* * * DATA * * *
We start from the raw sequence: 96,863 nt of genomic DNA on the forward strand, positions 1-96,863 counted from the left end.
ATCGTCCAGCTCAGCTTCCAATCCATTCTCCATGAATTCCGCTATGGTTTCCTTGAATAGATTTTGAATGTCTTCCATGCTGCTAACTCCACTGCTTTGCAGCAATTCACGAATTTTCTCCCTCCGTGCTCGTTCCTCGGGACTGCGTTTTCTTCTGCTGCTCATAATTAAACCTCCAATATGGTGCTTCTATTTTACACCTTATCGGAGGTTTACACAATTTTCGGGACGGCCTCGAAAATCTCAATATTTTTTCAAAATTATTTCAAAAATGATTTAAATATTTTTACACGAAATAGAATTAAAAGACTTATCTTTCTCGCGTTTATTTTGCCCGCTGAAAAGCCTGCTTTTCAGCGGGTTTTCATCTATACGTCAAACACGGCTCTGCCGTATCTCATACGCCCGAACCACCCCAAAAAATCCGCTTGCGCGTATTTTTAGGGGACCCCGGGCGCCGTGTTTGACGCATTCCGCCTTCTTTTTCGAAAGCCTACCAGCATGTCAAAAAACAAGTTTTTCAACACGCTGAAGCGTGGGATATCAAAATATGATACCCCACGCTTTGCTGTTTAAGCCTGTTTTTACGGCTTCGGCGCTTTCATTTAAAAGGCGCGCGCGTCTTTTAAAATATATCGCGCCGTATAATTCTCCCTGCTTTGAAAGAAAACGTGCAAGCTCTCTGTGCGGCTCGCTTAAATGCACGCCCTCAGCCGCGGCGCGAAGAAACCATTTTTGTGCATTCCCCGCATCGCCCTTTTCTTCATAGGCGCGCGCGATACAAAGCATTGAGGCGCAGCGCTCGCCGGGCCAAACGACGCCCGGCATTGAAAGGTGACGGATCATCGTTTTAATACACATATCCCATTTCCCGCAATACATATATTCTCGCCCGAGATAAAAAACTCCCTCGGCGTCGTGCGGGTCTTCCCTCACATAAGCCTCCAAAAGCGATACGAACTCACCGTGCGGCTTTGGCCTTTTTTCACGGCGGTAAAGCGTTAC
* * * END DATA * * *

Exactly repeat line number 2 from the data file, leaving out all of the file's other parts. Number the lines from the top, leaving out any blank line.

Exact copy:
ATCGTCCAGCTCAGCTTCCAATCCATTCTCCATGAATTCCGCTATGGTTTCCTTGAATAGATTTTGAATGTCTTCCATGCTGCTAACTCCACTGCTTTGCAGCAATTCACGAATTTTCTCCCTCCGTGCTCGTTCCTCGGGACTGCGTTTTCTTCTGCTGCTCATAATTAAACCTCCAATATGGTGCTTCTATTTTACACCTTATCGGAGGTTTACACAATTTTCGGGACGGCCTCGAAAATCTCAATATTTTTTCAAAATTATTTCAAAAATGATTTAAATATTTTTACACGAAATAGAATTAAAAGACTTATCTTTCTCGCGTTTATTTTGCCCGCTGAAAAGCCTGCTTTTCAGCGGGTTTTCATCTATACGTCAAACACGGCTCTGCCGTATCTCATACGCCCGAACCACCCCAAAAAATCCGCTTGCGCGTATTTTTAGGGGACCCCGGGCGCCGTGTTTGACGCATTCCGCCTTCTTTTTCGAAAGCCTACCAGCATGTCAAAAAACAAGTTTTTCAACACGCTGAAGCGTGGGATATCAAAATATGATACCCCACGCTTTGCTGTTTAAGCCTGTTTTTACGGCTTCGGCGCTTTCATTTAAAAGGCGCGCGCGTCTTTTAAAATATATCGCGCCGTATAATTCTCCCTGCTTTGAAAGAAAACGTGCAAGCTCTCTGTGCGGCTCGCTTAAATGCACGCCCTCAGCCGCGGCGCGAAGAAACCATTTTTGTGCATTCCCCGCATCGCCCTTTTCTTCATAGGCGCGCGCGATACAAAGCATTGAGGCGCAGCGCTCGCCGGGCCAAACGACGCCCGGCATTGAAAGGTGACGGATCATCGTTTTAATACACATATCCCATTTCCCGCAATACATATATTCTCGCCCGAGATAAAAAACTCCCTCGGCGTCGTGCGGGTCTTCCCTCACATAAGCCTCCAAAAGCGATACGAACTCACCGTGCGGCTTTGGCCTTTTTTCACGGCGGTAAAGCGTTAC